Blair: I believe it can. I mean, first of all, I think the place of faith in the era of globalization is the single biggest issue of the 21st century. I mean, it's not an issue like climate change is an issue, for example, or the global economy in its present crisis. But in terms of how people live together, how we minimize the prospects of conflict and maximize the prospects of peace, the place of religion in our society today is essential. And basically what is happening, is that in the process of globalization people are being pushed closer together, so are people of different faiths. Canada is a classic example, it's a melting pot of people of different faiths, and races and nationalities and we're all pushed together. The question in those circumstances: does religion become a force for bad, pulling people apart because religion is seen as a badge of identity and opposition to others. Or is religion essentially seen as being about certain values that guide your life and what is common to all the major religions is a belief in love of neighbour as yourself and actually in human solidarity and human compassion. So in that sense, I think religion could be, in an era of globalization, a civilizing force.

Geiger: You write in your memoir that, and I quote, "I have always been more interested in religion than politics..." You don't really develop this thought in the book, however, and I suspect it will startle many people, given your success in politics. If this is the case, why did you not set out to become, say, the Archbishop of Canterbury, or the Cardinal-Archbishop of Westminster?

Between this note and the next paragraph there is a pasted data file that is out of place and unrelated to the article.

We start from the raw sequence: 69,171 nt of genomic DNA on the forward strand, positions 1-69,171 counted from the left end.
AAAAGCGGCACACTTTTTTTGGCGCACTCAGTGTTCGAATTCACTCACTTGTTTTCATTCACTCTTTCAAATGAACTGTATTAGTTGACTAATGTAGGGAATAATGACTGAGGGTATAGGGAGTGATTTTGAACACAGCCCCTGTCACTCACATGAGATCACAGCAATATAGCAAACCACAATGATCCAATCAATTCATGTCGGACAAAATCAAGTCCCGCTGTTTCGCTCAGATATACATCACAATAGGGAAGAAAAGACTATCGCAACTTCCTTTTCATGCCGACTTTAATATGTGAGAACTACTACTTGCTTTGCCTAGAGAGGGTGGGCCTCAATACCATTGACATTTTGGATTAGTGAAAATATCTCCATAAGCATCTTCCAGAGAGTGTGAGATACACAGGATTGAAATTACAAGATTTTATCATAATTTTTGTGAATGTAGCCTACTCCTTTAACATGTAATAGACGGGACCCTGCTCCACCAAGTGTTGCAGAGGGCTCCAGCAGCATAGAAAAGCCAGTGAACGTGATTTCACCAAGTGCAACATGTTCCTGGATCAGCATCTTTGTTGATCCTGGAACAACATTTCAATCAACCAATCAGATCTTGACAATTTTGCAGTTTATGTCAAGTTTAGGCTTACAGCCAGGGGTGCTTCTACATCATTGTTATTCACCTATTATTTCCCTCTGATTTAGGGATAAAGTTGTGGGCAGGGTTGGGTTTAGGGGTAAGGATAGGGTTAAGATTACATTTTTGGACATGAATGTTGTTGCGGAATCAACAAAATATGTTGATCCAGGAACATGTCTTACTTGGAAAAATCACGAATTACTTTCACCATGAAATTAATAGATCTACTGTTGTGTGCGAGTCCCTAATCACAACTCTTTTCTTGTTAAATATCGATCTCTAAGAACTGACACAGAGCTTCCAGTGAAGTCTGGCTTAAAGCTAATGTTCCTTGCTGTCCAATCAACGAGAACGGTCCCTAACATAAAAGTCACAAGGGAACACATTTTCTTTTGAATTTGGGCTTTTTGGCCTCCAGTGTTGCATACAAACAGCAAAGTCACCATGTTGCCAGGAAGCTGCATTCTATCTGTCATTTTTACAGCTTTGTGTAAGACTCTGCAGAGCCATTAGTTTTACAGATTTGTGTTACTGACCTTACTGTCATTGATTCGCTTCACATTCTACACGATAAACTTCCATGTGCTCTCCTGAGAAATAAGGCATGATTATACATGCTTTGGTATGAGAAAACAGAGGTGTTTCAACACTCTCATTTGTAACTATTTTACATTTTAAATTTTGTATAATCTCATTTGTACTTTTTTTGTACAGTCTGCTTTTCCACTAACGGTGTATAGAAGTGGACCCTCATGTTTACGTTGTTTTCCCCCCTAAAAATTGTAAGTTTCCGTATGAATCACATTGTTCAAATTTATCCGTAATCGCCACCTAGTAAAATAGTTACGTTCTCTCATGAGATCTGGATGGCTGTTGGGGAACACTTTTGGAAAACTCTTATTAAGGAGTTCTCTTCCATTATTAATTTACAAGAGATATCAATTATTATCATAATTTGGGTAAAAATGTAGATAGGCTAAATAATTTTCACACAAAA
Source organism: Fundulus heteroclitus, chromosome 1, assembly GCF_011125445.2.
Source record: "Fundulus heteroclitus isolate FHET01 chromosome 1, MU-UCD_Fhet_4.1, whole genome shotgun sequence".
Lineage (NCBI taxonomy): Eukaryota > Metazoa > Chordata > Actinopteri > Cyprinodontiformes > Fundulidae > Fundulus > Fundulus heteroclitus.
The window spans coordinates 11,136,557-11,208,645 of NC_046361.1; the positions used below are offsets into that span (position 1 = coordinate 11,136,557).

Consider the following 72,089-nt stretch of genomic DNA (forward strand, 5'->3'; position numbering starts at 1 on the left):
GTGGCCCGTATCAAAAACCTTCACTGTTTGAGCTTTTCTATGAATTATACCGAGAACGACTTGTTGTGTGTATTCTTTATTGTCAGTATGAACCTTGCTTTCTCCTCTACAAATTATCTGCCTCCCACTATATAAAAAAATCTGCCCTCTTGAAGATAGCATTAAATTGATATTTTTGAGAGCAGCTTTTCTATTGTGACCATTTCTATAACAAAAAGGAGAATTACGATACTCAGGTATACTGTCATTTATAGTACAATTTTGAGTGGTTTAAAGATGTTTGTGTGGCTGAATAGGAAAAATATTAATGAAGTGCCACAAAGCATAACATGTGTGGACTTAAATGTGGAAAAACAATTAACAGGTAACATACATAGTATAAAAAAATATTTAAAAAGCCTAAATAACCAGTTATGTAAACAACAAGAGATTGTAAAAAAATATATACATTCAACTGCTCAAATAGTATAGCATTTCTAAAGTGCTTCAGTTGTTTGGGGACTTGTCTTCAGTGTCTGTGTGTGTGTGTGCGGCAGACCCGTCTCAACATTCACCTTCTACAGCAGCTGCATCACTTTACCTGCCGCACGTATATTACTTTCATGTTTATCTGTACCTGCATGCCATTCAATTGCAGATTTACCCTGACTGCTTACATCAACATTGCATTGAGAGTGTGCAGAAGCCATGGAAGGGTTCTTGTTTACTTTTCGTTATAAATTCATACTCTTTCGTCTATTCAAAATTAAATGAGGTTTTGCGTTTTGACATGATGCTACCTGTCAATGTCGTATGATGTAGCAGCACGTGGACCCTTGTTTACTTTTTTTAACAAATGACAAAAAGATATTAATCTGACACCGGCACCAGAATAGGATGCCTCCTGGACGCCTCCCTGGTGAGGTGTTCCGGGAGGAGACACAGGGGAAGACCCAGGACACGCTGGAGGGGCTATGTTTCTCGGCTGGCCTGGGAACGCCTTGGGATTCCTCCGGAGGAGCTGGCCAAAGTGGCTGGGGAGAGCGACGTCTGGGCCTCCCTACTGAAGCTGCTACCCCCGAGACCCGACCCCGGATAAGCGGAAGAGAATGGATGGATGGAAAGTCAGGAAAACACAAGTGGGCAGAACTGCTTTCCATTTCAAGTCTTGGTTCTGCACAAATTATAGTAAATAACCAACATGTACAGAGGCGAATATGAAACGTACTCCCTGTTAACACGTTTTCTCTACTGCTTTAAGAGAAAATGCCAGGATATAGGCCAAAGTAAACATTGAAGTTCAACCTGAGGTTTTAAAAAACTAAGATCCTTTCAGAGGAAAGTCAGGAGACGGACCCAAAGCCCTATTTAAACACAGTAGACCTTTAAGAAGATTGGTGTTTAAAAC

Blair: I know, it's slightly strange, isn't it.

Geiger: And I suspect it will startle many who will see you, and this is a compliment, but as very much a political animal and if this is indeed the case why didn't you set out to be the Archbishop of Canterbury, the Cardinal-Archbishop of Westminster? Why secular politics?

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Blair: I'm not a good enough person to assume that type of role. You know I often say to people about this, that I believe in the power of politics to change the world. And as you rightly say I'm very much a political animal. If you ask me what I read most about, I read most about religion. And It interests me enormously. On the other hand, I always used to say to people, that God doesn't tell you the policy answers. That's in the realm of politics. And so one sense, and people have said about my book, that there isn't much about religion in it. And that's because in the end your faith is part of what you are, it's part of what you carry, it's part of your belief system. It doesn't really, it can't, I'm afraid, write the white paper on education policy for you.